IMAGINE IF vast fields of corn or soybeans, the bounty of United States agriculture, faced sudden death, withering because of disease, pests, weather or a deliberate assault on the food supply by another country. Now imagine that a fleet of insects could save the plants by infecting them with a virus, changing their genetic makeup to improve their resiliency, all in one growing season. This is not entirely a fantasy but the goal of an unusual Pentagon research effort — still in the laboratory — that could one day have enormous humanitarian benefits.
Five European researchers have posed a question that deserves an answer: Is this technology capable of being used for destructive purposes? Could the insects be turned into germ carriers that might just as easily destroy a food supply? The researchers’ concern, expressed in Science magazine, is that the insects could become “a new class of biological weapon” and violate an international treaty against them.
The object of their concern is a $45 million research effort called “Insect Allies,” run by the Defense Advanced Research Projects Agency, or DARPA, announced in November 2016 and expected to take four years. The end goal will be to conduct large, contained greenhouse demonstrations in which maize and tomato plants are infected by viruses transported by insects such as leafhoppers, whiteflies and aphids. The hope is that viruses could be precisely tailored using sophisticated tools to deliver a specific result in the plant, far more quickly than, say, attempting to stimulate changes across generations of plant growth. DARPA has been home for decades to such blue-sky research missions, with long odds but high reward. “Insect Allies” might wind up in the agency’s dustbin but, if it works, could be of significant benefit to mankind.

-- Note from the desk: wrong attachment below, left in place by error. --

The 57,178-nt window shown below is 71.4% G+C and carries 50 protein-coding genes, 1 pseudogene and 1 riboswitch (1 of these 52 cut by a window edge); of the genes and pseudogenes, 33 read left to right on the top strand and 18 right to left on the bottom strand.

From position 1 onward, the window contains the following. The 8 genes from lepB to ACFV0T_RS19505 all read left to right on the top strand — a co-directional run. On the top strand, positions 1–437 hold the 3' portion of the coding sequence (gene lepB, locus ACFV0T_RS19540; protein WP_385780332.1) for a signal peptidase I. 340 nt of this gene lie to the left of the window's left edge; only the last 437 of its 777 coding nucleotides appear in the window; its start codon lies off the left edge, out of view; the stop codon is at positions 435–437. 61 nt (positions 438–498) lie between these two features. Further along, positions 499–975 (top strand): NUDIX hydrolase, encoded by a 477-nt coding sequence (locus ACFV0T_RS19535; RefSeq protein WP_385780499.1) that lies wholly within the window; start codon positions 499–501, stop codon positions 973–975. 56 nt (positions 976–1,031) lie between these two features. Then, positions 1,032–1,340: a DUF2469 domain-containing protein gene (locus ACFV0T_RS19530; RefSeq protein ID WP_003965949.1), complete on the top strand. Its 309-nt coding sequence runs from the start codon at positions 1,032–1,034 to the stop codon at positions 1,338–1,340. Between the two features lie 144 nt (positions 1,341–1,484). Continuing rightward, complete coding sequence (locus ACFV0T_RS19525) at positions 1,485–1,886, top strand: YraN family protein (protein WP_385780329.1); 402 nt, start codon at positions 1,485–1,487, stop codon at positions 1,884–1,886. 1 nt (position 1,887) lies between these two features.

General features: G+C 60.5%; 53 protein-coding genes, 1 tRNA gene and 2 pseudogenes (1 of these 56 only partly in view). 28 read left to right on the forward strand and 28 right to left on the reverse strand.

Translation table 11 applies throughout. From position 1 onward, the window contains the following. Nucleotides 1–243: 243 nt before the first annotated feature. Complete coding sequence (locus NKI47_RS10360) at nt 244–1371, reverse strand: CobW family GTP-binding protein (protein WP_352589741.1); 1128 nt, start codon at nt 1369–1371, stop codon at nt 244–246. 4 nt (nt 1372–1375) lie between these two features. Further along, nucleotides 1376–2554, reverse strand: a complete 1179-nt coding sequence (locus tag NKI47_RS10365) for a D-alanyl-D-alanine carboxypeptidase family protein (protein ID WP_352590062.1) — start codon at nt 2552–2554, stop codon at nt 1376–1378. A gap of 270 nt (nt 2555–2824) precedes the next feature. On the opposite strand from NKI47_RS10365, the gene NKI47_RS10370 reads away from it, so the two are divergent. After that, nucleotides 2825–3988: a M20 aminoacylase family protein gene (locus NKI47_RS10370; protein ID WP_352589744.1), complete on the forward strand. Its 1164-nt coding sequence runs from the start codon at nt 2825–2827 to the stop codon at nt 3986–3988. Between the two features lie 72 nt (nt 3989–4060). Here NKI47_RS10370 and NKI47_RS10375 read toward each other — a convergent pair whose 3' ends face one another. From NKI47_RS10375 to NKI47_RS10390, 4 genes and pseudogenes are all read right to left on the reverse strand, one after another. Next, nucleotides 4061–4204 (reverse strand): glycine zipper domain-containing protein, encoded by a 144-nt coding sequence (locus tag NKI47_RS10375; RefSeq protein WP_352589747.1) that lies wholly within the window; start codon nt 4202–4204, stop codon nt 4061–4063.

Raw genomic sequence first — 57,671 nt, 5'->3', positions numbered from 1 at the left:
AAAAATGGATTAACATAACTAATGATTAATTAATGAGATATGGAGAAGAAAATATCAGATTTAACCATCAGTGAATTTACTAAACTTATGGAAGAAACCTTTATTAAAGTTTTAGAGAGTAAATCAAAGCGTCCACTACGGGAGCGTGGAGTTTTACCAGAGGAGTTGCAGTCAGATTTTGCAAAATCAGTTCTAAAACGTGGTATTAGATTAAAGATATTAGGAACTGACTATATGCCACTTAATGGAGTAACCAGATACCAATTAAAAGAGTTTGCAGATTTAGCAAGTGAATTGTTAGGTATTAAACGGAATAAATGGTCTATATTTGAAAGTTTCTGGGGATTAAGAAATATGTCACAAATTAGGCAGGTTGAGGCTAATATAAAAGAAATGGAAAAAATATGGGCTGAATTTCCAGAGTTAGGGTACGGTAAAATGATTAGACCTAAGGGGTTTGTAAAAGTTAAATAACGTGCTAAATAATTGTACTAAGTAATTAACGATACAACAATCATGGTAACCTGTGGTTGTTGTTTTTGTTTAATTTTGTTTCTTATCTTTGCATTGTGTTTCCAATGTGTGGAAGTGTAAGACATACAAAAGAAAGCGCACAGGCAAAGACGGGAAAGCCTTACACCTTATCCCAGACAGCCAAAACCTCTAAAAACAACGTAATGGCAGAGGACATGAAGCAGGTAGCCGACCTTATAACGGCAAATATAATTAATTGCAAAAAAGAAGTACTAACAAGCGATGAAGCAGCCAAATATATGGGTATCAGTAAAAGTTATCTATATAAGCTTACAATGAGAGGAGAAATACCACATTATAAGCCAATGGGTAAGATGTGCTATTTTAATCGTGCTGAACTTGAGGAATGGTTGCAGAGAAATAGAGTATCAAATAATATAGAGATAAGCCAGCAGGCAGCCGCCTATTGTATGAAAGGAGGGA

Without question, the European skeptics are right to raise questions about this dual-use research, meaning the program could be adapted, in theory, for malign intent. But much research in biology is dual-use by its very nature. Research facilities that produce lifesaving drugs and therapies can be used to create harmful agents and weapons. In the United States, a good amount of attention has been focused in recent years on oversight, including rules for government-funded work. (And there are legitimate concerns, such as earlier this year when researchers in Canada assembled bits of genetic material to resurrect a cousin of the virus that causes smallpox. It should not have been attempted.) Globally, the Biological and Toxin Weapons Convention of 1975 prohibits the research, development or deployment of germ weapons or their delivery systems, though it has rather weak enforcement mechanisms.
The skeptics say on their website that they worry the DARPA program could be “easily weaponized.” That seems a stretch. No one can ever be sure that bad actors won’t attempt something foolish, but fear should not paralyze a research program of such large potential. The best antidote to these concerns is rigorous oversight, transparency and regulation, which DARPA argues it has put in place. The right course is to proceed, with caution and care.